How can you determine whether a client session is timed out? On the server, there's session timeout, but in AJAX there's also the client session that matters. To detect the end of a client session, you need to check whether there was user activity such as clicking and tapping for a given amount of time. Monitoring keyboard and mouse activity might be heavy; a simpler and lighter approach based on timers is generally more effective.

To detect the end of a session based on a timer, set up a client timer that expires after a specified number of seconds (or, more likely, minutes), stops the ongoing task, and pops up an alert box. If the user responds to the prompt, processing resumes as usual.

Figure 5 shows a piece of JavaScript that illustrates the essence of the Timeout pattern. The sample page embeds a clock. The clock is obtained using a Label control in an UpdatePanel that is periodically updated by a Timer control, like so:

Figure 5 Implementing a Client Session Timeout

<script type="text/javascript">
    var timer = null;
    function pageLoad()
        if (timer === null)
            timer = new Samples.TaskTimer(5000, stopTask);

    function pageUnload()
        if (timer != null)

    function stopTask()
        // Stop the clock 
        var clock = $find("<%= Timer1.ClientID%>");
    function AskIfTheUserWantsToContinue()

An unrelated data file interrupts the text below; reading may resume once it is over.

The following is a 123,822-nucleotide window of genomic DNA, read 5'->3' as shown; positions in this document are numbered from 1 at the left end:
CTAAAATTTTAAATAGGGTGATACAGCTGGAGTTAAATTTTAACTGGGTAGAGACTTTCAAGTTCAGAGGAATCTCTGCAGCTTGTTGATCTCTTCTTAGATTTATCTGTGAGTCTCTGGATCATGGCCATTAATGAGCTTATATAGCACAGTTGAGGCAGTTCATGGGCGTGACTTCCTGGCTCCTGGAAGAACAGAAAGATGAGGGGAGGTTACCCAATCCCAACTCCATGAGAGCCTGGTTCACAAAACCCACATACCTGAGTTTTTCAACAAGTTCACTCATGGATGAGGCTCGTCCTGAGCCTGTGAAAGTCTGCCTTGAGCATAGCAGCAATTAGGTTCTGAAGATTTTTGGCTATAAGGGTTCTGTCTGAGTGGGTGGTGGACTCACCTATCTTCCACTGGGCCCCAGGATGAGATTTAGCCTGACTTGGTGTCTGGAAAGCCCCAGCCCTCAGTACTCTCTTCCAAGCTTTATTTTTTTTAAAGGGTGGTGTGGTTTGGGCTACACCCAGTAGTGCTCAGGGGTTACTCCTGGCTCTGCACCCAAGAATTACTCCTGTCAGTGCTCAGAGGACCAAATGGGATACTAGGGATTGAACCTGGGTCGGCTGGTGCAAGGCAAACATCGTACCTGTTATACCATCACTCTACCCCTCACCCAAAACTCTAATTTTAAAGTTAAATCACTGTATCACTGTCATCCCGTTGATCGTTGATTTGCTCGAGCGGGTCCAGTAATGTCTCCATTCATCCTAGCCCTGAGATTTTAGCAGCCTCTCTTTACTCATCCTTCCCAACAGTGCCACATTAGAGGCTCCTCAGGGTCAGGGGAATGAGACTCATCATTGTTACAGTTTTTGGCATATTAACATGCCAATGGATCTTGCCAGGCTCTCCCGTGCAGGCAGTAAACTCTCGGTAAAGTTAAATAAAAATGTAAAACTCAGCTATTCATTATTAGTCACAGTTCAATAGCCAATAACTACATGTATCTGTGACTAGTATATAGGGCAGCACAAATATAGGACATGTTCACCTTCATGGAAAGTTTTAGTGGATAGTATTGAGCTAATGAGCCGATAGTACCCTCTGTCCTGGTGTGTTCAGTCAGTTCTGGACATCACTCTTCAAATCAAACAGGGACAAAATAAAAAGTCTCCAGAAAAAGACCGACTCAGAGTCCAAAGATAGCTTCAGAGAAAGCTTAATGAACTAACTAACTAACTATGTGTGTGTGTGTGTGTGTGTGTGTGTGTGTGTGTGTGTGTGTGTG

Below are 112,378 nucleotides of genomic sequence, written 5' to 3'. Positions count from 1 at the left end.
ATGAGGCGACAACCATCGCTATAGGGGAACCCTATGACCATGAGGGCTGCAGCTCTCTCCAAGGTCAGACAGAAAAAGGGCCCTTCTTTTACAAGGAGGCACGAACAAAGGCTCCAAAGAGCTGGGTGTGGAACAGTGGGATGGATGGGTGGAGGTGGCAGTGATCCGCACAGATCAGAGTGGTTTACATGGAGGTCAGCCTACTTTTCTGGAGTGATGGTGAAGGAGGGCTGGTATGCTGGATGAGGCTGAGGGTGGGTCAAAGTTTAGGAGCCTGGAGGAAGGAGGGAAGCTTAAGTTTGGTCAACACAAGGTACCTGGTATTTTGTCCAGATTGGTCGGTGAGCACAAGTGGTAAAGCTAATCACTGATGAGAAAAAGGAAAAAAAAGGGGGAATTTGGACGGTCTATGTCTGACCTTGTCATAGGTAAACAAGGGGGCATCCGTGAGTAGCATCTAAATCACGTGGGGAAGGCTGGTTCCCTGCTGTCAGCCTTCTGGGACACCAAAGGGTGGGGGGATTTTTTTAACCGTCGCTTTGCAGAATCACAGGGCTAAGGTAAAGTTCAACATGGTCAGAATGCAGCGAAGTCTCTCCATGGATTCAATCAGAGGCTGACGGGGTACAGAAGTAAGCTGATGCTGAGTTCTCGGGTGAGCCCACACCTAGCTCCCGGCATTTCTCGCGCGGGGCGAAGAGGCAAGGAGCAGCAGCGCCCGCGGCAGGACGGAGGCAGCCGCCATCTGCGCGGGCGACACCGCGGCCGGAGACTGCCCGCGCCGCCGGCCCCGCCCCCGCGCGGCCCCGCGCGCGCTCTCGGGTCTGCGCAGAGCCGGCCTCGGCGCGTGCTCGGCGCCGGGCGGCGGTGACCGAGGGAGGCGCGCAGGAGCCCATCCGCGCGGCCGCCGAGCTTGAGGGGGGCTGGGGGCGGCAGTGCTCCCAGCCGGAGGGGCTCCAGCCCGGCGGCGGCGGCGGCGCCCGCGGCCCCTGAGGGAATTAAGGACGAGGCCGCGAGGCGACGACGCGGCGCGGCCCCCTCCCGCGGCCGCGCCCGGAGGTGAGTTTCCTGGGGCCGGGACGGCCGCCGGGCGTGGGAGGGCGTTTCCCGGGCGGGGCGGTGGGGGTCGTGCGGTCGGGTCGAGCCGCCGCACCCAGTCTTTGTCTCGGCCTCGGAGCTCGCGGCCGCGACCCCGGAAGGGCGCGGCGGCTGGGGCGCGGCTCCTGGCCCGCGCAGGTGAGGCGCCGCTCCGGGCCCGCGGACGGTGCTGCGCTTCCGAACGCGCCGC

// Ask if the user wants to continue
        var answer = window.confirm(
          "Is it OK to continue with the clock?");
        if (answer)
            // Restart the task  
            var clock = $find("<%= Timer1.ClientID%>");
            // Restart our own timeout engine
            if (timer !== null)

protected void Timer1_Tick(object sender, EventArgs e)
    Label1.Text = DateTime.Now.ToLongTimeString();

The clock represents a heavy task that could flood the server with requests. The idea is to set up a timer that periodically asks the user if he really wants to continue with the clock. The timeout code first stops the clock and then displays the message box. Based on the user's response, the clock is restarted.

The code utilizes the $find function to locate an ASP.NET AJAX component—in this case, it happens to be the client object model of the ASP.NET Timer server control. Figure 6 shows the page in action with a popup asking the user if it's OK to continue.

Figure 6 Asking the User Whether to Continue

Figure 6** Asking the User Whether to Continue **

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Dino Esposito is the author of Programming ASP.NET 3.5 Core References. Based in Italy, Dino is a frequent speaker at industry events worldwide. You can join his blog at